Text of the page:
• If or when Tesla Motors fails, independent dealers can continue to provide parts and service for the cars;
  • Opening stores is expensive and time-consuming; Tesla should spend its money and resources more wisely; and
  • The reputation of all auto dealers will be hurt if Tesla fails and strands its owners.

Tesla, it’s safe to say, likely disagrees with Jackson’s arguments.

Petition to White House

The idea of helping Tesla Motors to make its non-dealer stores legal seems to have at least some support among the general public, too.

A petition on urges the Obama Administration to “overturn franchise laws that limit auto manufacturers from selling their vehicles directly to consumers.”

Posted on Tuesday, the petition must reach 100,000 signatures by May 16th to be considered by the White House.

Thus far, it has fewer than 2,000–though we suspect that number may rise as Tesla fans and supporters get wind of it.


By John Voelcker

Weekend Roundup: Automobile, Design, Man, Technology, Racing Car Of The Year – Rumor Central

Weekend Roundup: Automobile, Design, Man, Technology, Racing Car Of The Year

Been away from your computer this week and missed all the automotive news? We’ve gathered a few of the top stories of the past week for your convenience.

2013 Automobile of the Year: Tesla Model S

This week we announced five awards, starting with Automobile of the Year. We picked the Tesla Model S not just because it’s an electric car, and not simply because it’s a luxurious car, but for the way it demonstrates how a Silicon Valley start-up has created a world-class car. The Model S impressed us with its solid build quality, long real-world driving range, and effortless (and BMW M5-equalling) acceleration.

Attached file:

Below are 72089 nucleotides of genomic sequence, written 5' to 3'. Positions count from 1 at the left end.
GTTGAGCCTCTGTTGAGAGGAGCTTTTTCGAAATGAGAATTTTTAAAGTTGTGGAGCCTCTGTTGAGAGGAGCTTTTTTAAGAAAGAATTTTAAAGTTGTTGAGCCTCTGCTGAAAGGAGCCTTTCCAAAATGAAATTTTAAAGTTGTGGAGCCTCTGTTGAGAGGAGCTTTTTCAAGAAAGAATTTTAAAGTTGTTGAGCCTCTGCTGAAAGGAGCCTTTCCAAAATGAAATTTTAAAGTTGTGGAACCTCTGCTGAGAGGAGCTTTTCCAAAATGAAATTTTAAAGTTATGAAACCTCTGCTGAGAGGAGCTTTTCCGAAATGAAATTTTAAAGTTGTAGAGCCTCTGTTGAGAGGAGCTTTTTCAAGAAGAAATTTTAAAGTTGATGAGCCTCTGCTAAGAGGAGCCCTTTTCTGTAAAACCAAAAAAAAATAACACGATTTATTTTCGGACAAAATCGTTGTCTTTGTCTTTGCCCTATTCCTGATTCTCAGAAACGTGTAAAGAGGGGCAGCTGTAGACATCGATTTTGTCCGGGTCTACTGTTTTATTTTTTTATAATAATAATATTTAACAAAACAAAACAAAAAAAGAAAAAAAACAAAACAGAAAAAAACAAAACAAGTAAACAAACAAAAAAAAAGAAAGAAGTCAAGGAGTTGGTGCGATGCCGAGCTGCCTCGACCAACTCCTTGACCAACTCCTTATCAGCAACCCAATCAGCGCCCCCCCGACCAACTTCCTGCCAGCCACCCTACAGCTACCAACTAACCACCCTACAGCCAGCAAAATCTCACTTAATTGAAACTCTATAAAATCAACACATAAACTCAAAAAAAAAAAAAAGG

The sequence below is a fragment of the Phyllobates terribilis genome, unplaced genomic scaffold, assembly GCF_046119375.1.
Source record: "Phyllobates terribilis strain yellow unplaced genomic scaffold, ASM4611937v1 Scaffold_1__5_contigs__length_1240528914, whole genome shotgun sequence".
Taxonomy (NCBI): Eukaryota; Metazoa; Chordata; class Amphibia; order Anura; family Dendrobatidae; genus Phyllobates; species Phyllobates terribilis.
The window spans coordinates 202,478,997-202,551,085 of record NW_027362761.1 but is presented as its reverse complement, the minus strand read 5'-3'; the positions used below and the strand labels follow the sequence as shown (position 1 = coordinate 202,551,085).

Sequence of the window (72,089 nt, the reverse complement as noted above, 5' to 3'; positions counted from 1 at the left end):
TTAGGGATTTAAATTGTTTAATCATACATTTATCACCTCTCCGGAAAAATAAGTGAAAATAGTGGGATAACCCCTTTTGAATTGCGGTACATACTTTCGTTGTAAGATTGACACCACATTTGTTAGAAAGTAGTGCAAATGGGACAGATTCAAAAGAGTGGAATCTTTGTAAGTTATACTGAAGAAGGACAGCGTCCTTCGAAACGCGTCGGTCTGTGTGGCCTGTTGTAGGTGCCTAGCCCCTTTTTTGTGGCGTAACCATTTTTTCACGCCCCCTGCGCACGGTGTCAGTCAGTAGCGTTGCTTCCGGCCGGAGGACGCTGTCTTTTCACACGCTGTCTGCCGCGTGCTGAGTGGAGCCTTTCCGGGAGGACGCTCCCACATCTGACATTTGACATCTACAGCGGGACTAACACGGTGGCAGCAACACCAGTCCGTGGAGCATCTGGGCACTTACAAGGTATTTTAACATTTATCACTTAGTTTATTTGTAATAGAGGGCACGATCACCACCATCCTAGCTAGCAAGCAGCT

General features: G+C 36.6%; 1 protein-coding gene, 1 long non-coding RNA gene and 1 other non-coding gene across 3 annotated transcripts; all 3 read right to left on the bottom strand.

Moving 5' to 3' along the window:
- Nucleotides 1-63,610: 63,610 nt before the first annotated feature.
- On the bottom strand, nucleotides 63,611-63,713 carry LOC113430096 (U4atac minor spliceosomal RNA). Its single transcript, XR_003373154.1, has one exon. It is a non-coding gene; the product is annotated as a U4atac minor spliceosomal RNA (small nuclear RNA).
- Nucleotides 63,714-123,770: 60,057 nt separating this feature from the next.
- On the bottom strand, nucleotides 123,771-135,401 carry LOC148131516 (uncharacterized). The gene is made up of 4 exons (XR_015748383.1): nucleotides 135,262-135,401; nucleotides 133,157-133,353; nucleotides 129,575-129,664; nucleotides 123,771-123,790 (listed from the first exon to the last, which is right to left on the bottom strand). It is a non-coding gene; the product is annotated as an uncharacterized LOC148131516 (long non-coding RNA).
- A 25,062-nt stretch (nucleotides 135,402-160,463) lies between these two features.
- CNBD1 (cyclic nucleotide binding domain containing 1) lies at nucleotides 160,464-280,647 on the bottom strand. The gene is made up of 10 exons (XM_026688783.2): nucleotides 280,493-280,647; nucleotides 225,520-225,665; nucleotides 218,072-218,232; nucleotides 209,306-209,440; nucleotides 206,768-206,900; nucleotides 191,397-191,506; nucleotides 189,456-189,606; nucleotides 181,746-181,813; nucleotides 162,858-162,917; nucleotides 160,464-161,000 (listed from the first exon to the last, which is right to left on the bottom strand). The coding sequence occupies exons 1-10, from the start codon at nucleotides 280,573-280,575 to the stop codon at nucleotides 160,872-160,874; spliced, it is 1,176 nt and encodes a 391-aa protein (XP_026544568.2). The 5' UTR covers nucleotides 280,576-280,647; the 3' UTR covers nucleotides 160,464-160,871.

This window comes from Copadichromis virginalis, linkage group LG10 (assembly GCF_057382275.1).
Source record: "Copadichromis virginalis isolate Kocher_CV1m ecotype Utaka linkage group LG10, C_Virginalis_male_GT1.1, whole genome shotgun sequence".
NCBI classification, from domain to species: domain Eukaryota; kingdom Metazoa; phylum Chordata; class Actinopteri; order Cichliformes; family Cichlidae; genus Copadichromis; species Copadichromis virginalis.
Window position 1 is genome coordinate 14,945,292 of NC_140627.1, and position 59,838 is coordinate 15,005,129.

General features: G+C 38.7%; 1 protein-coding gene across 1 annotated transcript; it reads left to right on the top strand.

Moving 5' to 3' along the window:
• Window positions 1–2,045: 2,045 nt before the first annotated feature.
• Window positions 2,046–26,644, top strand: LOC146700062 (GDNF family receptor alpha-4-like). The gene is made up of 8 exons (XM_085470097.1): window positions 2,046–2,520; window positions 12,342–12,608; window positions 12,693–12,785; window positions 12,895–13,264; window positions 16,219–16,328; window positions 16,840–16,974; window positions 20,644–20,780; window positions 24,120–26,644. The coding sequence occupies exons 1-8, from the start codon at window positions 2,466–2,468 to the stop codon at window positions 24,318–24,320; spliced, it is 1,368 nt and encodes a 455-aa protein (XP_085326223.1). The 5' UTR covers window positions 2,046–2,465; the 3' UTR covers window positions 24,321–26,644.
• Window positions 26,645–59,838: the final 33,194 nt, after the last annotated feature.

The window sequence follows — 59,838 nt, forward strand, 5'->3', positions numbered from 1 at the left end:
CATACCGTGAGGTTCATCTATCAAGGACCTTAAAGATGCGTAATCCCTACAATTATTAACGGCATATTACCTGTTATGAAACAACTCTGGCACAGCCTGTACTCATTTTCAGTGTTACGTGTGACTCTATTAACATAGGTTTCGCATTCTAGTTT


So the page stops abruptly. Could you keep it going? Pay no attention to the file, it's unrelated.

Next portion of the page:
2013 Design of the Year: Porsche Boxster

Design editor Robert Cumberford greatly admired the 1993 Porsche Boxster concept, but found the subsequent production models far less attractive. So it’s telling that this year he named the new PorscheBoxster our Design of the Year, thanks to a host of subtle revisions that improve the roadster’s proportions. Credit Porsche design chief Michael Mauer, who has “brought the Porsche design team into a realm it had never before occupied, with pure style and pure functionality fused in products of exceptional elegance.”

2013 Man of the Year: Sergio Marchionne

Chrysler once seemed beyond saving, but today the automaker is profitable, has launched a range of great new products, and has posted thirty consecutive months of year-over-year sales increases. Much of that success can be attributed to the actions of CEO Sergio Marchionne, also head of Europe’s Fiat, who has guided Chrysler from bankruptcy and bailout to being able to pay back government loans. Even though Fiat is struggling in Europe, Marchionne has proven himself a shrewd businessman capable of keeping car companies on the right financial track.

2013 Racing Car of the Year: Ben Bowlby’s Revolutionary DeltaWing

We haven’t named a Racing Car of the Year for some time, but the Nissan DeltaWing project was so revolutionary that we decided to resurrect the award. It may not have won a single race so far, but we think the DeltaWing could easily be named Racing Car of the Decade. Designer Ben Bowlby has created a small, nimble racing platform that has proven dramatically more fuel-efficient than traditional Le Mans prototypes — while still delivering solid on-track performance. It may look weird, but the DeltaWing may render an entire generation of racing cars obsolete.”

2013 Technology of the Year: Cameras!